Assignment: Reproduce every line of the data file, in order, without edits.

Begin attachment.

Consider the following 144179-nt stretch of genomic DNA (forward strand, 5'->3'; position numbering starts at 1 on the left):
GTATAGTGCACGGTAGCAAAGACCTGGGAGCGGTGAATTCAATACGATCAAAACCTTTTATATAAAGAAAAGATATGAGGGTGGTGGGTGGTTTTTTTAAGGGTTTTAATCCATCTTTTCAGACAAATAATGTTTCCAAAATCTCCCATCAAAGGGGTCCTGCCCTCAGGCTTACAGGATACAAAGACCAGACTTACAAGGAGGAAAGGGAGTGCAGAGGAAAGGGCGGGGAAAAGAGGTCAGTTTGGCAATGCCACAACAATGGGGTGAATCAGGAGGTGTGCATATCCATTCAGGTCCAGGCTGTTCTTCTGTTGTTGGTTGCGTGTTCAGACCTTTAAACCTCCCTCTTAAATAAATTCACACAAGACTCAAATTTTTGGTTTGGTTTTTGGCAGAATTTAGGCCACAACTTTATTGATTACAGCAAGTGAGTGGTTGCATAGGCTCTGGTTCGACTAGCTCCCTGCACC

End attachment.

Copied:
Consider the following 144179-nt stretch of genomic DNA (forward strand, 5'->3'; position numbering starts at 1 on the left):
GTATAGTGCACGGTAGCAAAGACCTGGGAGCGGTGAATTCAATACGATCAAAACCTTTTATATAAAGAAAAGATATGAGGGTGGTGGGTGGTTTTTTTAAGGGTTTTAATCCATCTTTTCAGACAAATAATGTTTCCAAAATCTCCCATCAAAGGGGTCCTGCCCTCAGGCTTACAGGATACAAAGACCAGACTTACAAGGAGGAAAGGGAGTGCAGAGGAAAGGGCGGGGAAAAGAGGTCAGTTTGGCAATGCCACAACAATGGGGTGAATCAGGAGGTGTGCATATCCATTCAGGTCCAGGCTGTTCTTCTGTTGTTGGTTGCGTGTTCAGACCTTTAAACCTCCCTCTTAAATAAATTCACACAAGACTCAAATTTTTGGTTTGGTTTTTGGCAGAATTTAGGCCACAACTTTATTGATTACAGCAAGTGAGTGGTTGCATAGGCTCTGGTTCGACTAGCTCCCTGCACC